This raises a bigger question. Europe has lots of problems that are generated beyond its borders, and obviously the migrant and refugee crisis is exhibit A. And yet it has no geopolitical capacity to formulate a strategic response to what goes on in Africa or the Middle East. So it ends up dealing with problems that come over its borders but it is not a geopolitical player in shaping the future of the Middle East in particular. The EU is just kind of irrelevant there. That can’t last. Then you have a situation with Russia. The member states are deeply divided about what kind of geopolitical relationship European states should have with Russia.
You’ve argued Germany is in a strong position within the EU but weak in its engagement with the rest of the world. How will that paradox be resolved?
In some sense Donald Trump is imposing that decision upon them, because he has been disruptive to Germany’s position on several issues. The conjunction of trying to deal with the protectionist threat from Trump; the issue of Nord Stream; the domestic political legacy of the migrant/refugee crisis; the growing influence of Austria within the EU and its ability to make alliances with states like Italy, in ways that the German government has found difficult because of how it managed the refugee crisis. All these are difficulties that German governments haven’t had to deal with in a long time and are not set up to deal with.
Merkel’s government understands these challenges, but I don’t think it knows how to change the predicament Germany finds itself in: it is a prosperous country at the centre of a less prosperous continent and a country that, in part because of its history, has no geopolitical capacity. Germany has been quite parasitic on the US for a long time, and to some extent in military matters it has been parasitic on France and Britain as well. The period where Germany has not had to take geopolitical responsibility but still benefited from the international political and economic order is coming to an end. I don’t have a clear sense what will be the trigger for reforms, but those reforms will come.
How does Russia figure in this dynamic, given German reliance on Russian energy?
If you look at what Merkel has said, and this is unlikely to change whoever takes over from her, Germany is not going to give up on Russian oil and gas. If that is the case, the relationship with the US is going to be different. It’s quite a sensible judgement on Germany’s part that it can’t escape Russian oil and gas dependency. The American position, which has become more confrontational because of the rise of the shale industry, will unravel over time because shale is a temporary phenomenon. The question is: how long does shale last, and is the US really going to try to use its position as a gas supplier to ‘break’ Russia and move countries such as Germany away from its energy supplies? Or is it going to recognise there is not enough gas globally to keep Russia out of the picture?
Could any existing fragilities or divisions within Europe be exposed by the end of QE?
A lot rests on what happens when the European Central Bank (ECB) cuts in half its monthly bond purchases. It has the potential to push Italian bonds up quite some way, to the point where the Italians are at risk of being shut out of the bond markets. Then the question would be: will the ECB U-turn and go back to bond buying?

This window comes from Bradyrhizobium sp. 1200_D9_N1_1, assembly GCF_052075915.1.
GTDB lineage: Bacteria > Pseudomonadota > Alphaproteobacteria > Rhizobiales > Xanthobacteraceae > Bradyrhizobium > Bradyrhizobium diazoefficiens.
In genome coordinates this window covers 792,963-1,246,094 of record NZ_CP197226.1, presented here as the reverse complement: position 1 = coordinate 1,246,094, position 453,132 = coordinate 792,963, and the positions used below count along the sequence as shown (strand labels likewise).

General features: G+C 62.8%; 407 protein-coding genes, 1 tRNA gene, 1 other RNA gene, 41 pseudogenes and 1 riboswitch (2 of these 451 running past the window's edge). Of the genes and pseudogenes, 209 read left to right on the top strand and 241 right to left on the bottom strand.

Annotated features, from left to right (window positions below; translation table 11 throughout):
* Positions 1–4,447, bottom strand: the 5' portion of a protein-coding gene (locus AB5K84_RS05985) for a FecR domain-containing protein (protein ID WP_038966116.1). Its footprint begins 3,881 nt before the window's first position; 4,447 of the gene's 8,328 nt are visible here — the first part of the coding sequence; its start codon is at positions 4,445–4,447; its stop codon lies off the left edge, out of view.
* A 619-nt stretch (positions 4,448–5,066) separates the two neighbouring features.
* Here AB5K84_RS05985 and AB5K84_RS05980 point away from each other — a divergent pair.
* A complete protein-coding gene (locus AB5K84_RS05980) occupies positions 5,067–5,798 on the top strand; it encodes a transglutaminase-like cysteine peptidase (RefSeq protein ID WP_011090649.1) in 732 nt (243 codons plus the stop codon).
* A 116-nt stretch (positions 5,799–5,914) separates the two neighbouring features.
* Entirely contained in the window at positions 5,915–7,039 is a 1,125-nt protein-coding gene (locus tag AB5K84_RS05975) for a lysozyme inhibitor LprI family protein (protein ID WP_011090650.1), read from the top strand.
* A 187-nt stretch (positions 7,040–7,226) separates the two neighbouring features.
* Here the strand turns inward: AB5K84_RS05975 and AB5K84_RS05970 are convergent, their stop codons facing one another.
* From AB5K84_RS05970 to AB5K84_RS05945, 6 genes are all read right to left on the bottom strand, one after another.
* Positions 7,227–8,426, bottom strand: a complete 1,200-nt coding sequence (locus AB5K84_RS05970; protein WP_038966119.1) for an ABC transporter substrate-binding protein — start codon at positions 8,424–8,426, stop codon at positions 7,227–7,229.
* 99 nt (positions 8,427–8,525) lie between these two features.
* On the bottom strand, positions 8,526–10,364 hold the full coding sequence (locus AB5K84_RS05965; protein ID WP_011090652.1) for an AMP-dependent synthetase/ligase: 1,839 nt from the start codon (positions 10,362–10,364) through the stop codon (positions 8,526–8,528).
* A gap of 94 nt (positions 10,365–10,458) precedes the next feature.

That would be difficult in terms of German consent. The German constitutional court has not yet given a final verdict on QE and its constitutionality; it has delayed the ruling to 2019. The idea was: “Ok, we will kick it into touch, and then by the time we have to get around to dealing with this QE will be over.” But what happens if QE is not over? Germany has effectively sucked up QE – although Schäuble moaned about it quite a lot – but it has not done anything to stop it. The court would effectively have the ability to do that. And can some of these southern European countries, starting with Italy, really cope without QE? That is an immediate faultline that could play out in significant ways.
How much of a problem is Italy for the EU?
French banks have a lot of exposure to Italy. So you’d have problems in France if there was an Italian crisis; and if you had contagion elsewhere in southern Europe, you’d have problems with German banks, which have a lot of exposure to Spain. That is without even getting to the question of the conflict between the Italian government and the European Commission – and indeed some other member state governments – about migrant issues. Matteo Salvini looks like he wants a confrontation with the EU and there are many ways in which that could develop.
You have written that Europe is struggling to define itself politically and looking for a “civilizational inheritance”. Is there a risk that in looking to history for a unifying narrative, Europe risks stoking greater divisions?
It’s understandable people who want to legitimise the project of the EU would look back into history for a civilizational or political discourse that shows this is a genuine political community and being European means something. But the EU doesn’t have the fiscal capacity to do anything that costs a lot of money, certainly not a European-wide welfare state. Neither can it use foreign policy, because there is no EU foreign policy in the collective sense. Macron is keen on looking to history. But the problem is that there is not very much that’s unifying about European history. The best you can do is to say that being European is to inherit conflicting traditions, and living with the tension between them is what makes the European identity distinctive.
Is Brexit likely to have any effect on the rise of populist/nationalist politics?
There are distinctive British reasons for Brexit that go back a long way into British history. The importance of a parliament in Britain’s constitutional history; the fact Britain didn’t join the European Economic Community when it first started with the Treaty of Rome; Britain staying out of the euro; before that, staying out of the European Exchange Rate Mechanism for so long. Not being in the euro became quite destabilising for Britain’s position in the EU once the sovereign debt crisis started. That doesn’t necessarily mean Britain was inevitably going to leave the EU, but that underlying tension became more difficult to manage.
Elsewhere, there has clearly been a rise in Euroscepticism. Even five years ago, no one would have said Euroscepticism in Italy would be as high as it is now. There is clearly something going on that cannot just be explained by the singularities of recent British history. But while it is one thing for Britain to leave the EU when it never joined the euro – and that process is extremely difficult – it can be done without precipitating a huge debt problem. Whereas if Italy was to leave the EU, that’s a whole other level of difficulty. The immediate problem is that Italy's debt would no longer be serviceable, once it has been redenominated back into the lira and devalued against the euro. So despite the rise of Euroscepticism, translating that into an Italian exit is much harder to imagine. It just means the EU has ongoing problems with Italy and Italy has ongoing problems with the EU.